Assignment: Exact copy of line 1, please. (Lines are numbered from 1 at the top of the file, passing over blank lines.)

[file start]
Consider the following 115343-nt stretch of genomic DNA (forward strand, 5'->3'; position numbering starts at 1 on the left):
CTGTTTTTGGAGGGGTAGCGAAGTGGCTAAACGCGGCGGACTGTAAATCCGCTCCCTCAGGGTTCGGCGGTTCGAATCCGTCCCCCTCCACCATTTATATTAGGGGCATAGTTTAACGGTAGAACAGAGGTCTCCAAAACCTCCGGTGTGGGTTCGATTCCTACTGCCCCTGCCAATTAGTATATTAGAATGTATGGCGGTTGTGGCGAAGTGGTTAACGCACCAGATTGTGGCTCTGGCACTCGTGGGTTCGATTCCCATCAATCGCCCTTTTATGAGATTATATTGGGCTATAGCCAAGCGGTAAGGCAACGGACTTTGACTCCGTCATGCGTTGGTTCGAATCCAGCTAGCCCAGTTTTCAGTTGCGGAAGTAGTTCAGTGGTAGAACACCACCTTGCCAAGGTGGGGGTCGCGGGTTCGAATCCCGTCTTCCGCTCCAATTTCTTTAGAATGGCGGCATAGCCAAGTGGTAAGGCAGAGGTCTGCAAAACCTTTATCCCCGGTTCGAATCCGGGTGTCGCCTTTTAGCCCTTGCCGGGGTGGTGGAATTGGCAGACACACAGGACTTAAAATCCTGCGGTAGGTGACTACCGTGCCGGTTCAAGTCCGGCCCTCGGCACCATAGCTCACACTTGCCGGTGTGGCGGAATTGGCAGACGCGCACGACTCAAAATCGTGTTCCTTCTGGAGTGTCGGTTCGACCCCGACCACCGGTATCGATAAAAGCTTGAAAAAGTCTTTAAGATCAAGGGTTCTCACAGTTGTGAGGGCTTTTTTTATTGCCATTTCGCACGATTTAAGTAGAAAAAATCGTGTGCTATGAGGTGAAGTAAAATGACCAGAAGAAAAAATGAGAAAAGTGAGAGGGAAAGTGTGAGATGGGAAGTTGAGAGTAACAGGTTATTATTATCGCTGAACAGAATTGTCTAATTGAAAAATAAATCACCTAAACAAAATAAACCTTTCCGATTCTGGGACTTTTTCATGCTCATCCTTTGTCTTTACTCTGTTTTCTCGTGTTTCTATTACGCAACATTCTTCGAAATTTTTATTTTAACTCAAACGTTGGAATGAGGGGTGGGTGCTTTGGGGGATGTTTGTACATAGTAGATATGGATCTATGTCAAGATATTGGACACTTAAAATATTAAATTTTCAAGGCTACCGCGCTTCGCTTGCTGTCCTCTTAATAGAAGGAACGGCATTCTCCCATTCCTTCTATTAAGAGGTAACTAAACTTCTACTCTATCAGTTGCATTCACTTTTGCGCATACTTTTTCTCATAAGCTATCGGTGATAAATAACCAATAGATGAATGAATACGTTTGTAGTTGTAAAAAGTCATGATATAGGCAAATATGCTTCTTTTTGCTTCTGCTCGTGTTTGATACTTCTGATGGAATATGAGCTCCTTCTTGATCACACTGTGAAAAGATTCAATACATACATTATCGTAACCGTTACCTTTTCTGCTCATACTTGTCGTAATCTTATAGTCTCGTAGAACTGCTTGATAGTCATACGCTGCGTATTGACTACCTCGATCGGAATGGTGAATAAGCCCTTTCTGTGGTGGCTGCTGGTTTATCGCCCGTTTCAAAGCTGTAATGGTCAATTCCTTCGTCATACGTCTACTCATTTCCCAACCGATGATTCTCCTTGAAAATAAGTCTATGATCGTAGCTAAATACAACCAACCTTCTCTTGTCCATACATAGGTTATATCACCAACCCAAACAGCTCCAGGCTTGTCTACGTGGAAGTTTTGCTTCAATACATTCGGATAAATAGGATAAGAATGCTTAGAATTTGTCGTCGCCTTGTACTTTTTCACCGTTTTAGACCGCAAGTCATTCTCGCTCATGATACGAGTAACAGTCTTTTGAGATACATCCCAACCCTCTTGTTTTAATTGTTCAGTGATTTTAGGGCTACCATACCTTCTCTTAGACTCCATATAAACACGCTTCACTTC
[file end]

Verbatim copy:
Consider the following 115343-nt stretch of genomic DNA (forward strand, 5'->3'; position numbering starts at 1 on the left):